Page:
Lance Woolridge and Ward Huxtable have scored podium finishes on all but the opening round in Lichtenburg, including a win at the Battlefields 400 and second place in Harrismith. This places them third in the championship with a seven-point deficit to Gareth and Boyd – thus making it a nail-biting three-way tussle for ultimate glory.

The third Ford NWM Puma Lubricants pairing of Henk Lategan and Barry White have shown remarkable pace in their first cross country season, although two non-finishes have hampered their challenge this year. Nevertheless, they are fourth in the points log, placed well ahead of far more experienced teams, and remain serious contenders for race victories.

The Ford NWM team heads to Sun City on a high, with the victory in Harrismith followed a couple of weeks later with their second consecutive win at the arduous Rally dos Sertões in Brazil.

With the local crew supporting the X Rally Team on the punishing seven-day 3 300 km event, Cristian Baumgart and co-driver Beco Andreotti took their second win in a row in the NWM-built and prepared Ford Ranger V8. Reinaldo Varela and Gustavo Gugelmin finished second overall in another NWM-built Ford Ranger run by South Racing, with the two Fords beating some of the highly favoured factory X-Raid MINIs – a proud achievement indeed for the Pietermaritzburg-based NWM team.

“It’s been an extremely busy but very rewarding couple of weeks for the NWM team, with our boys finishing one-two in Harrismith and then heading to Brazil for the Rally dos Sertões and achieving a double win plus two of our Rangers topping the podium,” says team principal Neil Woolridge.

“Back at home, the remaining crew has been working tirelessly to prepare all three Ford NWM Puma Lubricants Rangers for Sun City, and we are aiming to score maximum points in the last two rounds.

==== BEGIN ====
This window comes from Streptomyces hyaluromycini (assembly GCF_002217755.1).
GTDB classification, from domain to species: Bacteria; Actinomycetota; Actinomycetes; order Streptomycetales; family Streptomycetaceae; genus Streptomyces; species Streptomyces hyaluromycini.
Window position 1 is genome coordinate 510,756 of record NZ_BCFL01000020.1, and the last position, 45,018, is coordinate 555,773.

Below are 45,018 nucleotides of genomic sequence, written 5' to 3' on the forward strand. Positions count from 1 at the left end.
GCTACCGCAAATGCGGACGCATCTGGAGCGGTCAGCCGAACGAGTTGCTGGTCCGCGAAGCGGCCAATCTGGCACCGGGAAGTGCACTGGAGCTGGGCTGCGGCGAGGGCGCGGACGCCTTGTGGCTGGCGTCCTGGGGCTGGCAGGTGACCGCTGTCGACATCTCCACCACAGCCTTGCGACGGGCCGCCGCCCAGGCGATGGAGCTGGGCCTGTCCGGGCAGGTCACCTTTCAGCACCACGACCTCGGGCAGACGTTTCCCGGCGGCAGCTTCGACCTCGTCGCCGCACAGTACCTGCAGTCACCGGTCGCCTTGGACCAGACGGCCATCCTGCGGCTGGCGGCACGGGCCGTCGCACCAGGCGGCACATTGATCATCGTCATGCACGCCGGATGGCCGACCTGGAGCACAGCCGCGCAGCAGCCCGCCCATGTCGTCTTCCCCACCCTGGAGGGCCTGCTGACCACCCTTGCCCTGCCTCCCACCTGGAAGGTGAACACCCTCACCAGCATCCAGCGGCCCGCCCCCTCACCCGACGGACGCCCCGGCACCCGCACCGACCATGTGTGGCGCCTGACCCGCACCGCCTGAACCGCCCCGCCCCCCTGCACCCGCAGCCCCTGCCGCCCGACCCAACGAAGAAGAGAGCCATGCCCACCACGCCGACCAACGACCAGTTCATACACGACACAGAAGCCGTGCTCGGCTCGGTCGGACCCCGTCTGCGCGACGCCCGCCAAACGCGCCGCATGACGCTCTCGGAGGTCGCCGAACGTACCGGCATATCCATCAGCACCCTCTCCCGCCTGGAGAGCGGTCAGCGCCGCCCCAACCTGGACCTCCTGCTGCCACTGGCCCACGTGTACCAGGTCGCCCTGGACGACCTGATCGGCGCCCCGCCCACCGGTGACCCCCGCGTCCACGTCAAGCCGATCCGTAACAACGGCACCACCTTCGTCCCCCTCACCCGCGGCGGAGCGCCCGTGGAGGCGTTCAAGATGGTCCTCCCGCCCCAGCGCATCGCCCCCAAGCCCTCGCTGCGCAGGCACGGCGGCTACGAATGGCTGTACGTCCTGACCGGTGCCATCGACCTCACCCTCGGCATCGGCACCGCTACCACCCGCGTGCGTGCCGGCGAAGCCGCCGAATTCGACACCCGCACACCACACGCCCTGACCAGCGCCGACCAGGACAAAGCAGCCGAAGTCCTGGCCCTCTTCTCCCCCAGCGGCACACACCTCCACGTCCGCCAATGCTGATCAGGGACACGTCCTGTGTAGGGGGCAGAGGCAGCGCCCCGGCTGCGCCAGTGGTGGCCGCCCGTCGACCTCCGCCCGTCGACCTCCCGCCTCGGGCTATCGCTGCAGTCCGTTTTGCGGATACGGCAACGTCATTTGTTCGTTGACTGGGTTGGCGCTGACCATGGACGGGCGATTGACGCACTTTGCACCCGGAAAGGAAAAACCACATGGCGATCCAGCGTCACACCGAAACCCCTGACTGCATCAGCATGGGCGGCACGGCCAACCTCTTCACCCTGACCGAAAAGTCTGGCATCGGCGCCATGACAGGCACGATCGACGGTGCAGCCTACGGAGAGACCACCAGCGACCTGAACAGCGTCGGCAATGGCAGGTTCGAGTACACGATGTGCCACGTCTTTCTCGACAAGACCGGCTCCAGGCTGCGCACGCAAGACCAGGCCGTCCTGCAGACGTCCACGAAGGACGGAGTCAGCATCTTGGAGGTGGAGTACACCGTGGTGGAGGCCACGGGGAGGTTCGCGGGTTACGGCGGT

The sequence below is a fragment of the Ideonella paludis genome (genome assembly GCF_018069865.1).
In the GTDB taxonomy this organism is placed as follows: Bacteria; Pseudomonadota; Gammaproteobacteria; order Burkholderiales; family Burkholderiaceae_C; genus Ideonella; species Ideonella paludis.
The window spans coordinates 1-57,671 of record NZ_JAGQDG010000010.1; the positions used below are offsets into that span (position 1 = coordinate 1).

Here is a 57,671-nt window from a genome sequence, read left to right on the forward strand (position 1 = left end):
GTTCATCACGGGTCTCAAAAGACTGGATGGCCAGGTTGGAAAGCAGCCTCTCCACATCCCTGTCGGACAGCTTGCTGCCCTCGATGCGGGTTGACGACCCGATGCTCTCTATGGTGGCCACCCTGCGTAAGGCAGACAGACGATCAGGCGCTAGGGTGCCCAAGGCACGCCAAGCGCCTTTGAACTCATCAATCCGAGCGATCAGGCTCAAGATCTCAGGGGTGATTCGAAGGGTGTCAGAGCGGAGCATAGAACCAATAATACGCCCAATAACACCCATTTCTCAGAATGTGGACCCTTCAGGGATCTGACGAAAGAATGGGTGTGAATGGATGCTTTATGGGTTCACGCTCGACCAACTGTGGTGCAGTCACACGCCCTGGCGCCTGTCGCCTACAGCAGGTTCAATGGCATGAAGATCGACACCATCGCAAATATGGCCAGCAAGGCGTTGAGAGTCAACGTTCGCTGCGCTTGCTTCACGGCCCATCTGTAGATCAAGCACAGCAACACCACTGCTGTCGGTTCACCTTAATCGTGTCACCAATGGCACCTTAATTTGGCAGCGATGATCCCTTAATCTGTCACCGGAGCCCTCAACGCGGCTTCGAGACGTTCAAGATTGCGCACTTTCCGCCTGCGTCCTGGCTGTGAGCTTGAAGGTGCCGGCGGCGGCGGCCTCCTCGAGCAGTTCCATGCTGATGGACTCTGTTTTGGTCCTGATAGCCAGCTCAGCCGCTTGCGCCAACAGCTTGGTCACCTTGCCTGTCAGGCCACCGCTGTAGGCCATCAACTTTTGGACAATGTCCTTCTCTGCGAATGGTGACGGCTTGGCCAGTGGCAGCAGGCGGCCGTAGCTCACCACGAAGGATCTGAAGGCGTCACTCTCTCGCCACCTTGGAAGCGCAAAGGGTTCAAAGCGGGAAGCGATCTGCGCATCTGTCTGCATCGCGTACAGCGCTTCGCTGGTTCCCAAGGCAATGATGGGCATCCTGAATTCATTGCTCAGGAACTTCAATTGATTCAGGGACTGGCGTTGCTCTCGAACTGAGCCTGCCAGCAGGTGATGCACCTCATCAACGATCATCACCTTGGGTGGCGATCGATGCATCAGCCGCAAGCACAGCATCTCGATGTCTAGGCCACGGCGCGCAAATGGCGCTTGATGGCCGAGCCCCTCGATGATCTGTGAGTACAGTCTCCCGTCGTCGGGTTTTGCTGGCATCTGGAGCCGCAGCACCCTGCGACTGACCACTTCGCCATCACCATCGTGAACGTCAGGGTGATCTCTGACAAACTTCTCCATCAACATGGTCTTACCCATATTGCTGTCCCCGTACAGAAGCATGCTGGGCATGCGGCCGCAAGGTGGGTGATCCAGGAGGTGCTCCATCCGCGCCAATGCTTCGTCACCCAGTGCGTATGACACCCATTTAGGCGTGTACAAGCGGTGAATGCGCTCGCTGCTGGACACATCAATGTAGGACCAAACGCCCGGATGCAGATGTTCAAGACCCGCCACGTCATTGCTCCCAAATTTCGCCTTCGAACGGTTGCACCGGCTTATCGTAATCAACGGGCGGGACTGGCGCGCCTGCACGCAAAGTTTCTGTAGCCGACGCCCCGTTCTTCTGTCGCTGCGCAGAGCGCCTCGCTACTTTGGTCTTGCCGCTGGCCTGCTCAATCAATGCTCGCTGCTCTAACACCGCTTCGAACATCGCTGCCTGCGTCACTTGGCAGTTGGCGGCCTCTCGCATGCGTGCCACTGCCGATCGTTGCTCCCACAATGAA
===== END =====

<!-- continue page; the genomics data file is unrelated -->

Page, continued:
“The Sun City race has typically been a good one for us, having finished one-two there last year. It’s a really nice event, although the terrain is hard, rough and unforgiving,” Woolridge adds. “There has been good rain in the area so we’re expecting to have to contend with long grass, and the drivers will need to keep the cars on the road to avoid punctures.”

As per last year, there’s a 30 km liaison section between the event headquarters at Sun City and the start of the race close to the village of Tweelaagte. The sprint qualifying session takes place on Friday 15 September from 13:30, with the main race being flagged off at 08:00 on Saturday.

There are two laps of the race route with a compulsory 20-minute service in between. The spectator points are located within easy reach of the Sun City complex, and public entry to these areas is free of charge.

Cross country fans can follow the action live on the RallySafe app for Apple and Android devices. The app can be downloaded free of charge from the relevant app store, and enables enthusiasts to track the cars on a detailed map, download split times and access results.

Source: Colin Mileman

Capacity upgraded

Ford Motor Company of Southern Africa (FMCSA) has invested more than R125-million to upgrade the 3 000-metre vehicle conveyor system at its Silverton Assembly Plant in Pretoria in order to increase its production capacity for the locally-built Ford Ranger and Everest.

The investment forms part of FMCSA’s manufacturing expansion plans to increase the plant’s capacity by 22% from 27 jobs/hour to 33 jobs/hour by January 2018, following the move to a two-vehicle facility last year when the Ford Everest joined the Ford Ranger on the Pretoria assembly line.

The new conveyor system, which began operating earlier this year, optimises the plant’s automated Electro Monorail System Webb conveyor between the body shop and paint shop, improving overall production efficiency by reducing stoppages.

This means fewer delays in production and an increase in the number of vehicles manufactured for the South African market, as well as for export to 148 markets in Europe, the Middle East and Africa.

Andreas Bruditz, area manager for the Body Shop, explained the new system improves the structural capability of the system by significantly reducing and, in some cases, eliminating interruptions between the two production areas.

“The new conveyor is based on similar systems employed at Ford assembly plants in Europe, using proven technology to maximise production efficiency and capacity.”

An additional benefit of the new system is the conveyor decouples the Body Shop from the Paint Shop, which allows one area to continue work should the other have a stoppage. The new conveyor has also created a buffer zone between the two areas, which allows for last minute body-panel adjustments and repairs to be made before the vehicles enter the Paint Shop.